With eclec­tic pieces and dar­ing colour choices, de­signer Sarah Lavoine brought a youth­ful in­sou­ciance to this clas­si­cal PARIS gar­den apart­ment.

VOGUE Living Australia - - Contents - By Ian Phillips Pho­tographed by Stephan Jul­liard Styled by Sarah de Beau­mont

With eclec­tic pieces and dar­ing colour choices, de­signer Sarah Lavoine brought a youth­ful in­sou­ciance to this clas­si­cal Paris gar­den apart­ment

On a ledge in the main bed­room of this apart­ment in Paris’s 16th ar­rondisse­ment is a se­ries of fash­ion sketches in black, white and flesh tones. They were drawn by the home’s owner, Alix de la Comble, who has a back­ground in cou­ture. In the early 1980s, de la Comble worked in the de­sign stu­dio at Chris­tian Dior un­der Marc Bo­han, and later went on to launch a short-lived swimwear col­lec­tion. In spite of her past, there was one thing she res­o­lutely wished to avoid: “I didn’t want a fash­ion­able in­te­rior.”

That didn’t pre­vent de la Comble hir­ing one of Paris’s most stylish de­sign­ers, Sarah Lavoine, whose work is char­ac­terised by stripes, geo­met­ric pat­terns and colour-block­ing. She even has a teal-like paint colour named after her — Bleu Sarah — in­spired by saris she saw en route between Delhi and Jaipur. “There’s al­ways some­thing youth­ful to ev­ery­thing she does,” says de la Comble. One of the apart­ment’s main draws was its pri­vate gar­den — a pre­cious rar­ity in the French cap­i­tal. “It gives you the feel­ing of be­ing in a house,” says de la Comble. “You for­get you’re in Paris and that there are peo­ple around you.” When she and her hus­band, Gilles, first spied it, it was in a rather un­pre­pos­sess­ing state. There was a “ghastly” large pond, which they con­cealed with ipé deck­ing, and a steep slope that de la Comble says made you feel “as if you were at the bot­tom of a hole”. It was re­mod­elled with the aid of land­scape de­signer Pierre-Alexan­dre Risser, who cre­ated a walk­way at the front to shield it from the street and in­te­grated as many ed­i­ble plants as pos­si­ble, in­clud­ing ap­ple, pear and med­lar trees, squashes, straw­ber­ries and black­cur­rants. “If ever there was a siege, I think we’d be able to sur­vive for some time,” de la Comble quips. The apart­ment it­self was not ex­actly at­trac­tive, ei­ther. Lavoine re­calls it as be­ing “old-fash­ioned and ba­nal, with lots of long cor­ri­dors”. Its lay­out was com­pletely re­con­fig­ured. The kitchen was brought to the front and an en­filade cre­ated along the gar­den façade. The big­gest change was to the ac­cess, which was com­pletely mod­ifed. Pre­vi­ously reached via the main door of the build­ing, it now fea­tures its own sep­a­rate en­trance off the gar­den. “They com­pletely rethought how to live in the space,” notes Lavoine. “It’s rare to have clients who are will­ing to take such a leap.”

De la Comble had very spe­cific re­quests for the in­te­rior. She par­tic­u­larly wanted to bring the greens of the gar­den in­side. A tone called Thé de Chine, from Lavoine’s col­lec­tion for French paint man­u­fac­turer Res­source, was used for the en­try hall and, for the kitchen cup­boards she re­quested a lac­quer to match the ver­dant tone of one of her vel­vet gloves. An­other ref­er­ence to the hor­ti­cul­tural world comes by way of canework used for draw­ers and doors in the kitchen and dress­ing room, and also for the bed’s head­board in the main bed­room. The ter­razzo floor­ing, mean­while, was in­spired by de la Comble’s child­hood in Morocco. “I lived in Casablanca, where it’s used al­most ev­ery­where,” she re­counts. “It’s ro­bust, feels mod­ern and comes in what­ever hue you want.” Many of the fur­nish­ings have been in de la Comble’s pos­ses­sion for quite some time. A paint­ing signed by the 18th-cen­tury artist François Le­moyne, best-known for the ceil­ing of the Sa­lon d’Her­cule at Ver­sailles, has be­longed to her fam­ily for some 200 years. The Venetian gilt-wood con­soles in the en­try hall were ac­quired at an an­tiques fair in the French town of Bourg-en-Bresse three decades ago. Other items, how­ever, are more con­tem­po­rary, such as the Vin­cent Darré rug in the study, which she bought at auc­tion with­out tak­ing the room’s mea­sure­ments in ad­vance (it fits al­most to the cen­time­tre). The chandelier above the din­ing ta­ble, mean­while, is by the Madrid-based de­signer Marta de la Rica, whose work she dis­cov­ered in a restau­rant in south­west France. “There’s a very eclec­tic spirit to the end re­sult,” says Lavoine, “and a few things that are slightly off-the-wall.” One of the most strik­ing is the huge ant sculp­ture in the sit­ting room cre­ated by de la Comble’s Mo­roc­can artist friend, Fathiya Tahiri. “It re­ally shakes things up,” Lavoine says. “It’s al­ways good to take a few risks.”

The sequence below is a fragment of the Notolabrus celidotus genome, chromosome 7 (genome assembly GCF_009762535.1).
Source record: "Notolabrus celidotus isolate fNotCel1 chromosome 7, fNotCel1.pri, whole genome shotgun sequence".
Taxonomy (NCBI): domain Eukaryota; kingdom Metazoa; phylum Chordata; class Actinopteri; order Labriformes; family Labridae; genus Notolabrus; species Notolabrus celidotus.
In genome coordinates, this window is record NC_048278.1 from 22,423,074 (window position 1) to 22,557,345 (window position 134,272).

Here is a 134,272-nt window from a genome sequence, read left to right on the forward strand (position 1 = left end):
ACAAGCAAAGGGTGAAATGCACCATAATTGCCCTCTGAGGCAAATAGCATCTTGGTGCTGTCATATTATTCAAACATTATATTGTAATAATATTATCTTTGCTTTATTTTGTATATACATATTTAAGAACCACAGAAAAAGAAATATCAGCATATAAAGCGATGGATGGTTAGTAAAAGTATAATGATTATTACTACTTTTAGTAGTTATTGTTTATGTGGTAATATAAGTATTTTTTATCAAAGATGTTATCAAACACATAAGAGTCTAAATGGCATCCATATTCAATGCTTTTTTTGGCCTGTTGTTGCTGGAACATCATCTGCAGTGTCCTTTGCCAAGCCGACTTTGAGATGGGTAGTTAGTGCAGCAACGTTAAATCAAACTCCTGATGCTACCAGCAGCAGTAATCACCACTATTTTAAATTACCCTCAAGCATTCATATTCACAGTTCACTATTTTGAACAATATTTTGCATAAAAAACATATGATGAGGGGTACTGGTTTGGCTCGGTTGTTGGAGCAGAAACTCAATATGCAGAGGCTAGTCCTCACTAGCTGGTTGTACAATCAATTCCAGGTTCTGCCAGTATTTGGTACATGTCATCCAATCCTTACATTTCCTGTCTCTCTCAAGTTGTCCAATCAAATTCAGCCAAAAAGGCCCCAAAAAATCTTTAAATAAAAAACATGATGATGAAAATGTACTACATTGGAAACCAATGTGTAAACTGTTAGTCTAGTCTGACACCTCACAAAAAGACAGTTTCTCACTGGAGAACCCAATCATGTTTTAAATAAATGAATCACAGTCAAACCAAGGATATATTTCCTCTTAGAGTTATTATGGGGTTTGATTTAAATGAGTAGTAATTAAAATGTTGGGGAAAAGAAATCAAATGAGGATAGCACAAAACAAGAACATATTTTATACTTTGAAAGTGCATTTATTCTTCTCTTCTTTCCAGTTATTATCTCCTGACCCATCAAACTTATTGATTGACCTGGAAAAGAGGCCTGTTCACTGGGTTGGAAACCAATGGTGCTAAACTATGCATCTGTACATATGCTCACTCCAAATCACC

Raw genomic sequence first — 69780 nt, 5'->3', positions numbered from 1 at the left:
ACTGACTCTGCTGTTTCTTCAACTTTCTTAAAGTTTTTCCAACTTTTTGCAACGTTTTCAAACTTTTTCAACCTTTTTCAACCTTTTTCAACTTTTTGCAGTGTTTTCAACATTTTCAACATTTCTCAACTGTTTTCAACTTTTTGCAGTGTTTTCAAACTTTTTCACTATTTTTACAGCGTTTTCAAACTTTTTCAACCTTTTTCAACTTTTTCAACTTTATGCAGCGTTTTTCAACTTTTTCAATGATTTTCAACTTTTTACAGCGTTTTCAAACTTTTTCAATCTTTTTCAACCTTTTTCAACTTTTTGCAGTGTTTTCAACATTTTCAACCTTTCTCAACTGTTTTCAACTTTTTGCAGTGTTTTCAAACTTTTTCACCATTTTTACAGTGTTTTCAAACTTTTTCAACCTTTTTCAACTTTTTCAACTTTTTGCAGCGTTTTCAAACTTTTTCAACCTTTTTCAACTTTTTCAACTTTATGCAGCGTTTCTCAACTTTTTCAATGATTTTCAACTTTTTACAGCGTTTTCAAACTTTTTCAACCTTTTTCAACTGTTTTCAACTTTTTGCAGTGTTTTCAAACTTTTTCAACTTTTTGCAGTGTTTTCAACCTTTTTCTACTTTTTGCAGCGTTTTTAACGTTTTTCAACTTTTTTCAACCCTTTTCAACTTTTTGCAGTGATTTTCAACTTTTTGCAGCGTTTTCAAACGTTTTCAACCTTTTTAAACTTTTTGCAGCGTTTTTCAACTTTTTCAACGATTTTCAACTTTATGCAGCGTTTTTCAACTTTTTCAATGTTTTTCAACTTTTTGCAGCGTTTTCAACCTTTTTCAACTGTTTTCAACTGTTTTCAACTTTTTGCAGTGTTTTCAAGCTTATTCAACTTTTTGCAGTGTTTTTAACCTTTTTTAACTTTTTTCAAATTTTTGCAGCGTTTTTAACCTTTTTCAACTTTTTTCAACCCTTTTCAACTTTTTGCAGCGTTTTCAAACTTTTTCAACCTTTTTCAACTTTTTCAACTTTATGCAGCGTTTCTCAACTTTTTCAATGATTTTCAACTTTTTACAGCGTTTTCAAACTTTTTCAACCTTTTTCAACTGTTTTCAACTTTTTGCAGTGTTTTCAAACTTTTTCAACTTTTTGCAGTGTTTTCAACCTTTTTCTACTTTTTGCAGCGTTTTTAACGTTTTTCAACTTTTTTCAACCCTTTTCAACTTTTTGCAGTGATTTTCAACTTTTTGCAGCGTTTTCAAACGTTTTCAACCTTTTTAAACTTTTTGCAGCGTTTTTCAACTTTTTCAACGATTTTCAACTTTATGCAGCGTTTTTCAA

In the liv­ing room of a Paris apart­ment de­signed by Sarah Lavoine (from left), Jelly Pea sofa, Week End cof­fee ta­bles (cen­tre) and Vera Cruz yel­low ta­ble, all by In­dia Mah­davi; fam­ily heir­loom Louis XV chair; side ta­ble from Ali­son Board­man; can­dle­hold­ers by Jimmy De­la­tour from Ga­lerie Armel Soyer; boxes on yel­low ta­ble by Pierre Charpin for Her­mès Mai­son; lamps from Cap­pellini; vin­tage Ira­nian kilim rug; paint­ing (1727) by François Le­moyne; ant sculp­ture by Mo­roc­can artist Fathiya Tahiri. De­tails, last pages.

THIS PAGE in the gar­den de­signed by land­scape ar­chi­tect Pierre-Alexan­dre Risser, chairs from De­don; deck made from ipé wood. OP­PO­SITE PAGE de­signer Sarah Lavoine in the en­try hall, which is painted in Thé de Chine from her col­lec­tion for Res­source.

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